Frankie Miller (born Francis John Miller, 2 November 1949) is a Scottish rock singer-songwriter, who had his biggest success in the 1970s. Miller was raised at Colvend Street, Glasgow with his parents, Cathy and Frank, and elder sisters Letty and Anne. Miller attended Sacred Heart Primary School. He was an altar boy in Sacred Heart Chapel. He also played football for the school team and Harmony Row Boys Club, his love of football probably inherited from his maternal grandfather Archie Kyle who was one of the first Catholic football players signed to Glasgow Rangers FC.
Miller wrote for and performed with many recording artists and is best known for his album Full House, the single "Darlin' " and his duet on "Still in Love with You", with Phil Lynott. In 1978 Bob Seger remarked that Miller "was a huge influence" on him.Rollingstone. The Rolling Stone Encyclopedia of Rock & Roll. p. 371. Sacred Heart Secondary school
ContentsCareer1.1 Early days1.2 1966–19721.3 1972–19741.4 1975–19781.5 Song writing and further recognition1.6 Chart success and Clint Black1.7 Film music and acting1.8 Illness and recovery
Miller was born in Bridgeton, Glasgow. He first became aware of rock and R&B through his mother's record collection. She had a fondness for Ray Charles while his sisters introduced him to Little Richard and Elvis Presley. He identified instinctively with Little Richard's flamboyant aggression, once saying "The music was alive, exciting, I loved it. I realised later that I could get my own aggression out through music. R&B and Soul Music, I just knew was what I really loved". He started writing songs at the age of nine after being given a guitar by his parents and wrote "I Can't Change It" when he was twelve years old, this song was later recorded by Ray Charles. At 16 years of age, whilst still at school, Miller had his first audition in the Manhattan Club, Bridgeton, Glasgow, and was chosen in preference to Saul Byron to sing with The Deljaks. After a couple of years it was on to West Farm Cottage and then a soul outfit called Sock It To 'Em JB which featured good friend Jimmy Dewar.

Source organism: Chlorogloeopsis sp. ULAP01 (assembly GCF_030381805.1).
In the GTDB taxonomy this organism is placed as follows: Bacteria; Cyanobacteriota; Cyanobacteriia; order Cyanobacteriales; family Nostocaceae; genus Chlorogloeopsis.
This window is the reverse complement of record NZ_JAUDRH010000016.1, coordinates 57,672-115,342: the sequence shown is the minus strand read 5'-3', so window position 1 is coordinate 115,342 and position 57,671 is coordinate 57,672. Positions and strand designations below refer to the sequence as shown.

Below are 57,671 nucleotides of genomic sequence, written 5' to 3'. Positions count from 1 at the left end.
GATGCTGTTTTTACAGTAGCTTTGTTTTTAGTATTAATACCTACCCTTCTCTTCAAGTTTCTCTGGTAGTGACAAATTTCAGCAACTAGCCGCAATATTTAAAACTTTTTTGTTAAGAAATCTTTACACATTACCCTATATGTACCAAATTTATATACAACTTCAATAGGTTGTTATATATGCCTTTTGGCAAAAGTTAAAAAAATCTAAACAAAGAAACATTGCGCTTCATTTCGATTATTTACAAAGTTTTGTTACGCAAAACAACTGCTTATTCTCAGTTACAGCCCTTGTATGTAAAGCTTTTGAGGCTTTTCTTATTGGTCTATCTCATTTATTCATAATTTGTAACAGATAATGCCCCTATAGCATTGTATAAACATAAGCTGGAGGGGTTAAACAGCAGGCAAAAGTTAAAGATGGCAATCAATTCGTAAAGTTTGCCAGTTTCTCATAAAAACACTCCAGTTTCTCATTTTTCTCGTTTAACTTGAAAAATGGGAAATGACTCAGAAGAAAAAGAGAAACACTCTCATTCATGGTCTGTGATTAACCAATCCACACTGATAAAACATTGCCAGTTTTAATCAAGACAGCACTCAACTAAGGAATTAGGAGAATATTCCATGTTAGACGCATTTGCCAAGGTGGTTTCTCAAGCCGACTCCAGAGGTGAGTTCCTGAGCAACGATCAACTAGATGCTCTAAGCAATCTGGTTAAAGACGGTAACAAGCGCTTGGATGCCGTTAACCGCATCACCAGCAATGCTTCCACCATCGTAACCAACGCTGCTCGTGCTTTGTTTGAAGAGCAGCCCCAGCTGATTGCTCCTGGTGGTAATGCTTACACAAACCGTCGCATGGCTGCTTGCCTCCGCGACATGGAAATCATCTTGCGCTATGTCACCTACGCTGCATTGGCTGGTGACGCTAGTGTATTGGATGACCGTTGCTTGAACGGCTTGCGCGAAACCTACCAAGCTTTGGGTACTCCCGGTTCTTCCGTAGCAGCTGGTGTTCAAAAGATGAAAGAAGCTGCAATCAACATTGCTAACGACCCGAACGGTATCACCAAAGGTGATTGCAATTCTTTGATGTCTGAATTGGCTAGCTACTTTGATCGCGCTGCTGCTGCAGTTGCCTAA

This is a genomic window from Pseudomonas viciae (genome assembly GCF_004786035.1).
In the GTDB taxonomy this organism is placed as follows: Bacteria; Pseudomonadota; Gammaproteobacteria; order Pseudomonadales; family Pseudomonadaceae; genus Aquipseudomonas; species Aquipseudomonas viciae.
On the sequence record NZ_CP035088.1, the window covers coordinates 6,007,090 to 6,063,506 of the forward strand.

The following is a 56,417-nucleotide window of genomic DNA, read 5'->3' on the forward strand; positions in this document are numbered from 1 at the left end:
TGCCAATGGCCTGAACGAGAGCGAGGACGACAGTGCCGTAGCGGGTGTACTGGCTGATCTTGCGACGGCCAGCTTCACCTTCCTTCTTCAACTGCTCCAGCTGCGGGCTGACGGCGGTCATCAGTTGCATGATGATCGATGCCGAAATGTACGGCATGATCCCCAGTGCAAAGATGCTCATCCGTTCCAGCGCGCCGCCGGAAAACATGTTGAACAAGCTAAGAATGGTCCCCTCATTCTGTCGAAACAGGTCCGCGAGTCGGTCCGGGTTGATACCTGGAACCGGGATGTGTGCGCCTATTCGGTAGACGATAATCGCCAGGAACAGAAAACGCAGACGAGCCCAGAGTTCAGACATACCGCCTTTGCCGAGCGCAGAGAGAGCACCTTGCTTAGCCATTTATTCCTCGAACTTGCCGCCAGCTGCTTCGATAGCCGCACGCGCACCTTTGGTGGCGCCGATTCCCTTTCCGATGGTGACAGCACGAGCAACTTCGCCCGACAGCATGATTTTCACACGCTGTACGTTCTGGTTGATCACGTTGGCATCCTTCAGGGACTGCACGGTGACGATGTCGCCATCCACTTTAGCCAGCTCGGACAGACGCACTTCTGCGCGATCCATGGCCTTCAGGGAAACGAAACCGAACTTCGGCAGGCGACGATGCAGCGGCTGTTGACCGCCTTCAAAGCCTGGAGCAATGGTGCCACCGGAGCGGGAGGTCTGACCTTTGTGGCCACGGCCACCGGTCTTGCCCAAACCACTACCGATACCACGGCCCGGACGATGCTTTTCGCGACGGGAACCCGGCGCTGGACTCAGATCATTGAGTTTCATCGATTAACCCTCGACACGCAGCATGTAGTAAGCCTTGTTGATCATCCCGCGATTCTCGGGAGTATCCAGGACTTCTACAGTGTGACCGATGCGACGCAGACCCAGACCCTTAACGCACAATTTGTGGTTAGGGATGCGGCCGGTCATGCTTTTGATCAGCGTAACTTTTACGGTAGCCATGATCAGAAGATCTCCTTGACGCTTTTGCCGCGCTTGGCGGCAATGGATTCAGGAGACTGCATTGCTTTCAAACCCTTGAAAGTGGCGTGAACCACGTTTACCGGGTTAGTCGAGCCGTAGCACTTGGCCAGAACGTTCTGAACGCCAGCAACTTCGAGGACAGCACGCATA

Miller began singing professionally as a teenager with a Glasgow band called The Stoics. In mid 1971, he moved to London to further his career. In 1971, he joined forces with the guitarist Robin Trower, who had just left Procol Harum. Miller introduced fellow Glaswegian bassist and vocalist James Dewar to Trower and the three of them, along with ex Jethro Tull drummer Clive Bunker, formed Jude in July 1971, but despite significant coverage in the British music press, they broke up in April 1972 without recording an album. The Miller and Trower composition "I Can't Wait Much Longer" later appeared on Trower's first solo album Twice Removed from Yesterday.
Later in 1972, Miller signed a solo recording contract with Chrysalis Records, and recorded his first LP Once in a Blue Moon, with record producer Dave Robinson. The album was an early example of pub rock, and featured backing by the pub rock band Brinsley Schwarz. Miller received consistently good reviews, although his singles and albums were not chart hits, Chrysalis continued to invest in his talent. In 1974 Miller sang "Still in Love with You", as a duet with Phil Lynott; the song appeared on the Thin Lizzy album, Nightlife. Miller's second album High Life, was produced and partly written by Allen Toussaint and recorded in Atlanta, Georgia during 1974. Although two album tracks, "Shoorah Shoorah" and "Play Something Sweet", subsequently provided hits for Betty Wright and Three Dog Night respectively, the album was not a commercial success.
Miller's next album The Rock (1975) was recorded in San Francisco using the producer Elliot Mazer, who had co-produced Harvest for Neil Young. The next album Full House (1977), was produced by Chris Thomas. The lead off track "Be Good To Yourself" became Miller's first UK Top 40 hit, peaking at No. 27 in the UK Singles Chart during June that year. In 1978 Miller hit the UK Top 10 with the song "Darlin' ", which peaked at No. 6 on 14 October 1978. "Darlin' " also made the Billboard "Bubbling Under" chart in the US, peaking at No. 103. The next single penned by Miller "When I'm Away From You" rose to No. 42 in UK, but failed to chart in US. A few years later, the song became a US Country No. 1 hit for The Bellamy Brothers.